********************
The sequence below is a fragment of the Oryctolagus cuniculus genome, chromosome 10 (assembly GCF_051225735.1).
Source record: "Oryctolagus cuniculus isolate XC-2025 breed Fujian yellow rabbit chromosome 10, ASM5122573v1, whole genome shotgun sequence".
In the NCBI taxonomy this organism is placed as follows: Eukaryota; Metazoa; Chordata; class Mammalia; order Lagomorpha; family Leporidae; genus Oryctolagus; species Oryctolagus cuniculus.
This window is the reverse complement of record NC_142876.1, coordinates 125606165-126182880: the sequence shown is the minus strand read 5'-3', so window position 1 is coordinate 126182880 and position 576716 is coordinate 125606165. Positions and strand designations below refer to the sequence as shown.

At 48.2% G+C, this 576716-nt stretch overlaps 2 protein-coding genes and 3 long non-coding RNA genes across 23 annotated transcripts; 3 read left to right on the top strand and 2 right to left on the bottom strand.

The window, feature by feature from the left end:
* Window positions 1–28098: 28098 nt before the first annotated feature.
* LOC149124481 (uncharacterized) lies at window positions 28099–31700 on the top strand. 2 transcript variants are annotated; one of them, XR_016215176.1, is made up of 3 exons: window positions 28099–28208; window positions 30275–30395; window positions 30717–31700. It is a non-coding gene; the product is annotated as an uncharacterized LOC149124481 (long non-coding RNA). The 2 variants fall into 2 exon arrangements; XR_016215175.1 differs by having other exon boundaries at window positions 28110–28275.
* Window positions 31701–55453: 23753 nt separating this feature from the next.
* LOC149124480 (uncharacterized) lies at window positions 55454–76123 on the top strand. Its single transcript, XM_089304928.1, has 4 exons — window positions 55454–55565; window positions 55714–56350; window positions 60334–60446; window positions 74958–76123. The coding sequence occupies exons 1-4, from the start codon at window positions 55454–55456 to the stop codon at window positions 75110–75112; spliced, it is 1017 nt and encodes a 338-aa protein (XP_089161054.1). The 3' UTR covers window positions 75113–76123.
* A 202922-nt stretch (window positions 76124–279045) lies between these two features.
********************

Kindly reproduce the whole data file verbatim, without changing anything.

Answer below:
The sequence below is a fragment of the Oryctolagus cuniculus genome, chromosome 10 (assembly GCF_051225735.1).
Source record: "Oryctolagus cuniculus isolate XC-2025 breed Fujian yellow rabbit chromosome 10, ASM5122573v1, whole genome shotgun sequence".
In the NCBI taxonomy this organism is placed as follows: Eukaryota; Metazoa; Chordata; class Mammalia; order Lagomorpha; family Leporidae; genus Oryctolagus; species Oryctolagus cuniculus.
This window is the reverse complement of record NC_142876.1, coordinates 125606165-126182880: the sequence shown is the minus strand read 5'-3', so window position 1 is coordinate 126182880 and position 576716 is coordinate 125606165. Positions and strand designations below refer to the sequence as shown.

At 48.2% G+C, this 576716-nt stretch overlaps 2 protein-coding genes and 3 long non-coding RNA genes across 23 annotated transcripts; 3 read left to right on the top strand and 2 right to left on the bottom strand.

The window, feature by feature from the left end:
* Window positions 1–28098: 28098 nt before the first annotated feature.
* LOC149124481 (uncharacterized) lies at window positions 28099–31700 on the top strand. 2 transcript variants are annotated; one of them, XR_016215176.1, is made up of 3 exons: window positions 28099–28208; window positions 30275–30395; window positions 30717–31700. It is a non-coding gene; the product is annotated as an uncharacterized LOC149124481 (long non-coding RNA). The 2 variants fall into 2 exon arrangements; XR_016215175.1 differs by having other exon boundaries at window positions 28110–28275.
* Window positions 31701–55453: 23753 nt separating this feature from the next.
* LOC149124480 (uncharacterized) lies at window positions 55454–76123 on the top strand. Its single transcript, XM_089304928.1, has 4 exons — window positions 55454–55565; window positions 55714–56350; window positions 60334–60446; window positions 74958–76123. The coding sequence occupies exons 1-4, from the start codon at window positions 55454–55456 to the stop codon at window positions 75110–75112; spliced, it is 1017 nt and encodes a 338-aa protein (XP_089161054.1). The 3' UTR covers window positions 75113–76123.
* A 202922-nt stretch (window positions 76124–279045) lies between these two features.